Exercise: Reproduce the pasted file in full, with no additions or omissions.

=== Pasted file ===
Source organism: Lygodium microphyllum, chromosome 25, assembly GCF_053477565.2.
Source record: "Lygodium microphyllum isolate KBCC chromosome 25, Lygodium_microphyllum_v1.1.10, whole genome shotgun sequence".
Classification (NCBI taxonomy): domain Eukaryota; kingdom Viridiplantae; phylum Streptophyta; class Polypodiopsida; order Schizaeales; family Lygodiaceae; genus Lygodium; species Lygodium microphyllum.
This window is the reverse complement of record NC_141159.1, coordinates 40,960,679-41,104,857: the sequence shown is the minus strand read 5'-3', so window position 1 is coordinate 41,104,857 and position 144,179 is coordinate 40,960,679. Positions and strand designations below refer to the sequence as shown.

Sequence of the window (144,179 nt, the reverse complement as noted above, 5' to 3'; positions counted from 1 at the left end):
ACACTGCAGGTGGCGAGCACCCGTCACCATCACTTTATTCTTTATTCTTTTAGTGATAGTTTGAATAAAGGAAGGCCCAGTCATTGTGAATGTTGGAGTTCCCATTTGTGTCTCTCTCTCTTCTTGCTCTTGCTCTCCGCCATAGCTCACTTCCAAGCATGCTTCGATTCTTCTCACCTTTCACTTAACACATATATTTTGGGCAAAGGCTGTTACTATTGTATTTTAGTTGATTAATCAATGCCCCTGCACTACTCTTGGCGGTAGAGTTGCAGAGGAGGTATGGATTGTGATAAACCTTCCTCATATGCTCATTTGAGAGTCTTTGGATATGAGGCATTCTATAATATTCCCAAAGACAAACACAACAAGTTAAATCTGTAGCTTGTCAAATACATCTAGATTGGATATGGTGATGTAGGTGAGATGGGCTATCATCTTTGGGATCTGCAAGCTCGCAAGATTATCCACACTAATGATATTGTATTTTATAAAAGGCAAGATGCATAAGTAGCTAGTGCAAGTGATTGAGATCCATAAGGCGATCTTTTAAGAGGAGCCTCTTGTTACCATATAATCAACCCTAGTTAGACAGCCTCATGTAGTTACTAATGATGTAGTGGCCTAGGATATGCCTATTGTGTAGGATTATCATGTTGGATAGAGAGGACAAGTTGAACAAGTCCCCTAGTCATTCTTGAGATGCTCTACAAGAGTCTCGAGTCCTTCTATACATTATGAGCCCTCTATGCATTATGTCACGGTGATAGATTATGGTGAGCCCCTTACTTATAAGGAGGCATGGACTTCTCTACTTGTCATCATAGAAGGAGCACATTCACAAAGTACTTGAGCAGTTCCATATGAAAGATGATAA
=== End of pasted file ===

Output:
Source organism: Lygodium microphyllum, chromosome 25, assembly GCF_053477565.2.
Source record: "Lygodium microphyllum isolate KBCC chromosome 25, Lygodium_microphyllum_v1.1.10, whole genome shotgun sequence".
Classification (NCBI taxonomy): domain Eukaryota; kingdom Viridiplantae; phylum Streptophyta; class Polypodiopsida; order Schizaeales; family Lygodiaceae; genus Lygodium; species Lygodium microphyllum.
This window is the reverse complement of record NC_141159.1, coordinates 40,960,679-41,104,857: the sequence shown is the minus strand read 5'-3', so window position 1 is coordinate 41,104,857 and position 144,179 is coordinate 40,960,679. Positions and strand designations below refer to the sequence as shown.

Sequence of the window (144,179 nt, the reverse complement as noted above, 5' to 3'; positions counted from 1 at the left end):
ACACTGCAGGTGGCGAGCACCCGTCACCATCACTTTATTCTTTATTCTTTTAGTGATAGTTTGAATAAAGGAAGGCCCAGTCATTGTGAATGTTGGAGTTCCCATTTGTGTCTCTCTCTCTTCTTGCTCTTGCTCTCCGCCATAGCTCACTTCCAAGCATGCTTCGATTCTTCTCACCTTTCACTTAACACATATATTTTGGGCAAAGGCTGTTACTATTGTATTTTAGTTGATTAATCAATGCCCCTGCACTACTCTTGGCGGTAGAGTTGCAGAGGAGGTATGGATTGTGATAAACCTTCCTCATATGCTCATTTGAGAGTCTTTGGATATGAGGCATTCTATAATATTCCCAAAGACAAACACAACAAGTTAAATCTGTAGCTTGTCAAATACATCTAGATTGGATATGGTGATGTAGGTGAGATGGGCTATCATCTTTGGGATCTGCAAGCTCGCAAGATTATCCACACTAATGATATTGTATTTTATAAAAGGCAAGATGCATAAGTAGCTAGTGCAAGTGATTGAGATCCATAAGGCGATCTTTTAAGAGGAGCCTCTTGTTACCATATAATCAACCCTAGTTAGACAGCCTCATGTAGTTACTAATGATGTAGTGGCCTAGGATATGCCTATTGTGTAGGATTATCATGTTGGATAGAGAGGACAAGTTGAACAAGTCCCCTAGTCATTCTTGAGATGCTCTACAAGAGTCTCGAGTCCTTCTATACATTATGAGCCCTCTATGCATTATGTCACGGTGATAGATTATGGTGAGCCCCTTACTTATAAGGAGGCATGGACTTCTCTACTTGTCATCATAGAAGGAGCACATTCACAAAGTACTTGAGCAGTTCCATATGAAAGATGATAA